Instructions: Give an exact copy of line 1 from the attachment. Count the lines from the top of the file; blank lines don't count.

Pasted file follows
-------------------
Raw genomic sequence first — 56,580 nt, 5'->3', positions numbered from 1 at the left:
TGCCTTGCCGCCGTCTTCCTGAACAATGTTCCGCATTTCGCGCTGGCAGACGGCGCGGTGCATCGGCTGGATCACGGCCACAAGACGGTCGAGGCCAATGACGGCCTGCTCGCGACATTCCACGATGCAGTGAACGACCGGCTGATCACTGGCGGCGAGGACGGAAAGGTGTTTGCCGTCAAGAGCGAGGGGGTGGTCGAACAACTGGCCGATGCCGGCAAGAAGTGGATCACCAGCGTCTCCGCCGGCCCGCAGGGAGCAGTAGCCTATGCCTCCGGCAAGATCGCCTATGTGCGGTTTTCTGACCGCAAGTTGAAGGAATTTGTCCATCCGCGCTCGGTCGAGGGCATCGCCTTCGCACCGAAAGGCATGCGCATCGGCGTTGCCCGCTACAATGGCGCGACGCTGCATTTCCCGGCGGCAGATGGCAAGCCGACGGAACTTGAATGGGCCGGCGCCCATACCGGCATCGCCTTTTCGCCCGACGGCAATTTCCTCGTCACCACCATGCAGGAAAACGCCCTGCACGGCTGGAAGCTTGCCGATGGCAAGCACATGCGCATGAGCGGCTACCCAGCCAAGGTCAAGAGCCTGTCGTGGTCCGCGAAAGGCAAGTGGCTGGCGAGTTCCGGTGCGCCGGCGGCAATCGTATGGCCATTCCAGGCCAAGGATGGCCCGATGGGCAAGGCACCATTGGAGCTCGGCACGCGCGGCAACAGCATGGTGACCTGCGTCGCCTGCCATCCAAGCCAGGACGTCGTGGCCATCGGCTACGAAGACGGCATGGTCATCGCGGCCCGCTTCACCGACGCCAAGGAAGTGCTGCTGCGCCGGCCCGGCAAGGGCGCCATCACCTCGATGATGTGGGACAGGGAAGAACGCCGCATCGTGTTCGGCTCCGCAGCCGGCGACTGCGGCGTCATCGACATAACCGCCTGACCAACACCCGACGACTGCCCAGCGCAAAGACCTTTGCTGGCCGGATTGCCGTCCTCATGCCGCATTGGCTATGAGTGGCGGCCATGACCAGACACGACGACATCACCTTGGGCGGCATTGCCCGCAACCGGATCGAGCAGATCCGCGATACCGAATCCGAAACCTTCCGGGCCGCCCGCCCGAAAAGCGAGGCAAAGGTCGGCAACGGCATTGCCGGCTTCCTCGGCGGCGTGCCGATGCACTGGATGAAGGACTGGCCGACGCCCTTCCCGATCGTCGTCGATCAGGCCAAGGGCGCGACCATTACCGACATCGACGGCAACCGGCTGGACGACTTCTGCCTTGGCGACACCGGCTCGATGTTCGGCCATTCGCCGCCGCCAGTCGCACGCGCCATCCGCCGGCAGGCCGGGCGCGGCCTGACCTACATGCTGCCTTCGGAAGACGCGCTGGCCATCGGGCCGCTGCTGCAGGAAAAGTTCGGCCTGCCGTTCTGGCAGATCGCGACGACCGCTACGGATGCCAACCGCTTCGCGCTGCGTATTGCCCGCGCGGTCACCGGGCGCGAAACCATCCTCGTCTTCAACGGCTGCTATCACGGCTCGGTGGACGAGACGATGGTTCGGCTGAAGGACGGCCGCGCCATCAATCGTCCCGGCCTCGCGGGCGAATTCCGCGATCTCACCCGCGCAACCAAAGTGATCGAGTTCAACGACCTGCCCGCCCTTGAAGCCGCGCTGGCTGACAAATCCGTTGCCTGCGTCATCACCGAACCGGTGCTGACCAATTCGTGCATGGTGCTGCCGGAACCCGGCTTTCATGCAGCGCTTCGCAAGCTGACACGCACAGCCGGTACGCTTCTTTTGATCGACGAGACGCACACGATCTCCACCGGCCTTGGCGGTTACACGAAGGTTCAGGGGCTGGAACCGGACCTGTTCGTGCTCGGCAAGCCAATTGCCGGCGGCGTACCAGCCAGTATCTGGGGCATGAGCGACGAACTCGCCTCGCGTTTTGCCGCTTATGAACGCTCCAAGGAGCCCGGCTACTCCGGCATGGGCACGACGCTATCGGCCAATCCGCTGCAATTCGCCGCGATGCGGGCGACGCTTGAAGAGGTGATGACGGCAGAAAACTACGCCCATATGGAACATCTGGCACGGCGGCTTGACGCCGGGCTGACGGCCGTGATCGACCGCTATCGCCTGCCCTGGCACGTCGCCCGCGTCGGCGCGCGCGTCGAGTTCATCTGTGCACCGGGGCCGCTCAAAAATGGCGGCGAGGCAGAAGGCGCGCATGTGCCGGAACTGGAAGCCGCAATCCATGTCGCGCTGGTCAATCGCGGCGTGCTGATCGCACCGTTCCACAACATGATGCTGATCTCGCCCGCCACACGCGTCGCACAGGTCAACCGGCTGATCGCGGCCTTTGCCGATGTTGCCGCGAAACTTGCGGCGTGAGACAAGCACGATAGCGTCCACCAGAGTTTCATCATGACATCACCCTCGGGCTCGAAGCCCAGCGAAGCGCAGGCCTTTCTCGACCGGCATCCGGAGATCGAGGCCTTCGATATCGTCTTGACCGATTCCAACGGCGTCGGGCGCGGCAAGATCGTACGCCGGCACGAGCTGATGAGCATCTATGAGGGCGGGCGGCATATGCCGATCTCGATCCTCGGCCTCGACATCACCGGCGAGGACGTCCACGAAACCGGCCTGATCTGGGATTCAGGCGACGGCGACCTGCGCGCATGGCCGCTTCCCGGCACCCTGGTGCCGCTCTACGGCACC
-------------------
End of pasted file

Raw genomic sequence first — 56,580 nt, 5'->3', positions numbered from 1 at the left: